We welcome back a special guest: Stelter’s Senior Gift Planning Consultant, Lynn M. Gaumer, J.D., to share her take on the in-the-news cryptocurrency values.
In March 2020, Bitcoin was trading around $5,000. Even with its recent downturn, it was trading around $35,000 at the time of this writing.
What type of assets do you think of when you hear “asset-based philanthropy” or “gifts of non-cash assets?” I suspect appreciated stock or real estate comes to mind. Time to expand your thinking to include Bitcoin and other cryptocurrencies.
Bitcoin isn’t for everyone. But for those individuals who invested in Bitcoin or other virtual currency prior to Jan. 1, 2021, it’s likely worth a lot more than they paid for it. Bitcoin is still one of the best performing assets over the past five to 10 years. Many investors have a very low-cost basis and should evaluate the tax implications before cashing in.
Data varies, but estimates say that 10 to 15% of Americans currently hold Bitcoin. (Compare that to about 12% of individuals who invest in gold.) About half of that was invested in the last year. About 74% of Americans are open to the idea of owning cryptocurrency in the future. According to Fidelity Charitable, donations of cryptocurrency to DAFs rose from $13 million in 2019 to $28 million in 2020.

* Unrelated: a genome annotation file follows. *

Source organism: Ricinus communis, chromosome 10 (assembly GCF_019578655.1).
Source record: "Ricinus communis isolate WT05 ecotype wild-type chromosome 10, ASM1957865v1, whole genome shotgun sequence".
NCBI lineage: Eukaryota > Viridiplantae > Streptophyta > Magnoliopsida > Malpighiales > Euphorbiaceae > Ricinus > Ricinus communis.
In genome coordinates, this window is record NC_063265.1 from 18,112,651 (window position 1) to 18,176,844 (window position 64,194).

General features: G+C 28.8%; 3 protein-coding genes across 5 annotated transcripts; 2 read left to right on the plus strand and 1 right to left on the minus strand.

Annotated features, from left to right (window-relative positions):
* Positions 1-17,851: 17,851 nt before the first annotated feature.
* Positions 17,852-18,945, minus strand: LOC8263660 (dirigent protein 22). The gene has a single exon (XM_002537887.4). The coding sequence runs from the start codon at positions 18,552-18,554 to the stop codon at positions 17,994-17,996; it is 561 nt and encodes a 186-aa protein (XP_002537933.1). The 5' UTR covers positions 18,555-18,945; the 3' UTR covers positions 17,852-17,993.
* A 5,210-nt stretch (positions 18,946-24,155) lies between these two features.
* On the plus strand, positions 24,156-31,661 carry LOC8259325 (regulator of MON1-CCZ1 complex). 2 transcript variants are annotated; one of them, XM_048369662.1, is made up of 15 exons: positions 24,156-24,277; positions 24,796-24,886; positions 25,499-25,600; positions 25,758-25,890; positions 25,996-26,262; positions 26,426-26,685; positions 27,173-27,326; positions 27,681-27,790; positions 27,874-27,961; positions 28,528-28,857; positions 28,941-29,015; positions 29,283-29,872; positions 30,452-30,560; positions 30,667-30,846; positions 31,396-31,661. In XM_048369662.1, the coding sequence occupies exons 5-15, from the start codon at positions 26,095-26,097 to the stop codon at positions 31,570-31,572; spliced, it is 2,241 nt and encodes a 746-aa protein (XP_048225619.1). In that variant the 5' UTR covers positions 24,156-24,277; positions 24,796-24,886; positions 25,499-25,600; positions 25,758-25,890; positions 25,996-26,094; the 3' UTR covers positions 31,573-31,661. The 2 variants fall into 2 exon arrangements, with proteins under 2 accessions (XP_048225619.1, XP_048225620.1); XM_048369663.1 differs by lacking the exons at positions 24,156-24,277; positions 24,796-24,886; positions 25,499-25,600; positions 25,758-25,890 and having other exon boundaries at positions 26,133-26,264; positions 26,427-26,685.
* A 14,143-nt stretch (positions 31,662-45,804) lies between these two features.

Now that I have your attention (and perhaps wishing you had invested in Bitcoin at the beginning of the pandemic), you realize that these assets have the potential to be a great gift to your organization. Let’s take a look at some questions you may have.
What are the tax benefits for a donor?
The IRS now treats cryptocurrency as property, which means that investors qualify for an income tax charitable deduction for the fair market value of the gift, up to 30% of their adjusted gross income (AGI) with a five-year carryover. If they have held their cryptocurrency for more than a year, they also avoid the capital gains tax that they would have paid if they sold it.
Who is my target audience?
Most Bitcoin users are males age 18 to 45. According to Forbes and Digital Market News, 87% are under 55 (57% are age 26 to 40 and 30% are age 41 to 55). The current hotspots are San Francisco, Los Angeles, New York, Seattle and Chicago.
How many nonprofits accept crypto?
In 2018, the Chronicle of Philanthropy estimated that between 500 and 1,000 charities accepted cryptocurrency. Over the last year, the number of nonprofits accepting Bitcoin or other cryptocurrency donations has doubled. I expect the upward trend to continue.
My organization isn’t ready to accept cryptocurrency; how can I still take advantage?
Let the experts help. Organizations such as The Giving Block and Charitable Solutions, LLC can accept cryptocurrency on behalf of your organization. They will sell it and transfer the proceeds to you.
Tip: Does your gift acceptance policy address cryptocurrency? If not, update it to address this gift type.
Have a Cryptocurrency Success Story?
We’d love to hear how your organization realized these highly valuable gifts of assets.
2 thoughts on “Can Bitcoin Help Your Fundraising? A Look at Charitable Cryptocurrency”
[…] Donations of cryptocurrency to DAFs rose from $13 million in 2019 to $28 million in 2020 per Fidelity Charitable. […]
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